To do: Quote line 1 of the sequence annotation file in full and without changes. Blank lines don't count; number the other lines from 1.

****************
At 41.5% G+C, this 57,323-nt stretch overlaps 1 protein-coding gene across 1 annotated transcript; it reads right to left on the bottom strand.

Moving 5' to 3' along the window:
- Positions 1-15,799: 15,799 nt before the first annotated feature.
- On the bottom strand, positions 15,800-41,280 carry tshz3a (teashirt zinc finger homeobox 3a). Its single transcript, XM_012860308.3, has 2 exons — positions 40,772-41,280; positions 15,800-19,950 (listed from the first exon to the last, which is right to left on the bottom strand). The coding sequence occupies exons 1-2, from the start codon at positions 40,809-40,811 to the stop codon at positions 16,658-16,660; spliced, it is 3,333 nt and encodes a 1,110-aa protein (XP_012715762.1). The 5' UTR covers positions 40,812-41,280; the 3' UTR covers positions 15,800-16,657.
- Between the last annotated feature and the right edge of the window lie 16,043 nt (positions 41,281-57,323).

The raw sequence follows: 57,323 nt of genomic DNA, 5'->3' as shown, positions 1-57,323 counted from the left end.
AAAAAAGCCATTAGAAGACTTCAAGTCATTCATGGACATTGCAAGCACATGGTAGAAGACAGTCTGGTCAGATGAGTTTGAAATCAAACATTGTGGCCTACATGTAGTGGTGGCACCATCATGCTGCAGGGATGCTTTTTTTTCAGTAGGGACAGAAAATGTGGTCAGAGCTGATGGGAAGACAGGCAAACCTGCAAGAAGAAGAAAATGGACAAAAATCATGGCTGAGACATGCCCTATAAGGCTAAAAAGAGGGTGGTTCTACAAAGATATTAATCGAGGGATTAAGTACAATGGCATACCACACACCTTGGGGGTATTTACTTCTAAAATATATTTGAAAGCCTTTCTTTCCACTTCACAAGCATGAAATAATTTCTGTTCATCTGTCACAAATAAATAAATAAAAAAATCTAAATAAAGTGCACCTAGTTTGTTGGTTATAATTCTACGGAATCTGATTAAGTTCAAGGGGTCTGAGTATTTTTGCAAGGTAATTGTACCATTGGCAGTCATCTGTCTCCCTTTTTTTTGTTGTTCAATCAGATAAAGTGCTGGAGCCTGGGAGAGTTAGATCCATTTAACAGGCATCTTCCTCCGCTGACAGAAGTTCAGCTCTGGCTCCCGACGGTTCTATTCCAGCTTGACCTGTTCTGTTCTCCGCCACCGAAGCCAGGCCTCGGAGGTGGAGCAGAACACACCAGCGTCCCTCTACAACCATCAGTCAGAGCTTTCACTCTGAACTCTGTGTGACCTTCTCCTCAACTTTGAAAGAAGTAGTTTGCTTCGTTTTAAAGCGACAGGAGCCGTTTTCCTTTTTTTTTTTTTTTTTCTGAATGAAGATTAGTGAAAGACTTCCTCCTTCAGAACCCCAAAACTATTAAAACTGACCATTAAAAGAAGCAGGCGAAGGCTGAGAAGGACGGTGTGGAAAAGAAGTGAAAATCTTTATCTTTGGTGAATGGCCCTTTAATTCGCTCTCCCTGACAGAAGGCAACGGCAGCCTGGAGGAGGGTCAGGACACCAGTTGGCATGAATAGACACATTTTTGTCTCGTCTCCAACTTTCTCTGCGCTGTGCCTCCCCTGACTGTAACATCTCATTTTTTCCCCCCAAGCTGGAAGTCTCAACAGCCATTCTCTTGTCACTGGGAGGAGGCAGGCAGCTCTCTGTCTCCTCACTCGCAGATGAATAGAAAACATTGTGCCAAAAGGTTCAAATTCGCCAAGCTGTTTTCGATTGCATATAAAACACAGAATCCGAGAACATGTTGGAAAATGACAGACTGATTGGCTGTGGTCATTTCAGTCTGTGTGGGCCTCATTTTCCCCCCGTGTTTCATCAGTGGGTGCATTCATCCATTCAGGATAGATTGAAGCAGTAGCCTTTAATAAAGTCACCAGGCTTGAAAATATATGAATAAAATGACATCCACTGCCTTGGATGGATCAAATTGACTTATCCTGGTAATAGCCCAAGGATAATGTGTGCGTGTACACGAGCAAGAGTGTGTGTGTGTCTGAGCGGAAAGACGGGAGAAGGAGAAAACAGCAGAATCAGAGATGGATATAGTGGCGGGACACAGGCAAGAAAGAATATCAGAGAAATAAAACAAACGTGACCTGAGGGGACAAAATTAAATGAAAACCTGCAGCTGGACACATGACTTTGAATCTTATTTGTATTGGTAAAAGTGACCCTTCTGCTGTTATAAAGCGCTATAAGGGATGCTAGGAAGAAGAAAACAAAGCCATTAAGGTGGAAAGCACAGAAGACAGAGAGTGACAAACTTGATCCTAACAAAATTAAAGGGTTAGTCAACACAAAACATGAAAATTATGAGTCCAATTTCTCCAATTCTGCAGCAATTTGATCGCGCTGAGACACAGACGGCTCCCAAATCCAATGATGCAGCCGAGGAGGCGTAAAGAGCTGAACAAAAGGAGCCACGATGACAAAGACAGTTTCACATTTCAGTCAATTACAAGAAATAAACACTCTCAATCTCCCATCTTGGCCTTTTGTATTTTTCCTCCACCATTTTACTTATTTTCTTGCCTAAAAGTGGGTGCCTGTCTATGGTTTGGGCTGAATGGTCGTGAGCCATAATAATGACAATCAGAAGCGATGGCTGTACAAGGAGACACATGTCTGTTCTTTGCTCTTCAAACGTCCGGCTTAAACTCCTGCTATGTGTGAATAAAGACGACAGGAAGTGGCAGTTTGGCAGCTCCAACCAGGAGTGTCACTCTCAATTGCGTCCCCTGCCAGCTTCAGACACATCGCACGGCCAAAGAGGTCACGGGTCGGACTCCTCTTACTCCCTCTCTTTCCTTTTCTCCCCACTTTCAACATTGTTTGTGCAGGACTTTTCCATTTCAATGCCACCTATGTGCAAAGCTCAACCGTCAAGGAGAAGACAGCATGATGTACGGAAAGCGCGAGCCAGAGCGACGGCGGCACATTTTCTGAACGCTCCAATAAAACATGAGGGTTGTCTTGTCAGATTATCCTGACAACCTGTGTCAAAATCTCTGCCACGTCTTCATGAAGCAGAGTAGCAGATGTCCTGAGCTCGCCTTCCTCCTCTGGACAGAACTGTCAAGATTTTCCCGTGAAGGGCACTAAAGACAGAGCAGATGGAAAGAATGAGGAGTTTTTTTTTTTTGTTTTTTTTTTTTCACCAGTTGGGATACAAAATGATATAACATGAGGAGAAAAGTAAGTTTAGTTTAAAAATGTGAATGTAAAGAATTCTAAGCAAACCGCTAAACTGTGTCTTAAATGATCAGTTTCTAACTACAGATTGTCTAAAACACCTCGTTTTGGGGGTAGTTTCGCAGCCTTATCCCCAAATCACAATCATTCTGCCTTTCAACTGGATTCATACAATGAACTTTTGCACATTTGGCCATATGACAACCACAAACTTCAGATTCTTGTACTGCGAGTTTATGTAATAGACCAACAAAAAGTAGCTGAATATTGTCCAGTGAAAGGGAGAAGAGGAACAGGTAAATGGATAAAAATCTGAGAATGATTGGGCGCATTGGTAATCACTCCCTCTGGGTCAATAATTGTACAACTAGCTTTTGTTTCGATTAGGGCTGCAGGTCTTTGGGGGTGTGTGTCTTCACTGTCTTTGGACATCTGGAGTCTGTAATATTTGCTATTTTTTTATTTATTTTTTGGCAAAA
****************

At 41.5% G+C, this 57,323-nt stretch overlaps 1 protein-coding gene across 1 annotated transcript; it reads right to left on the bottom strand.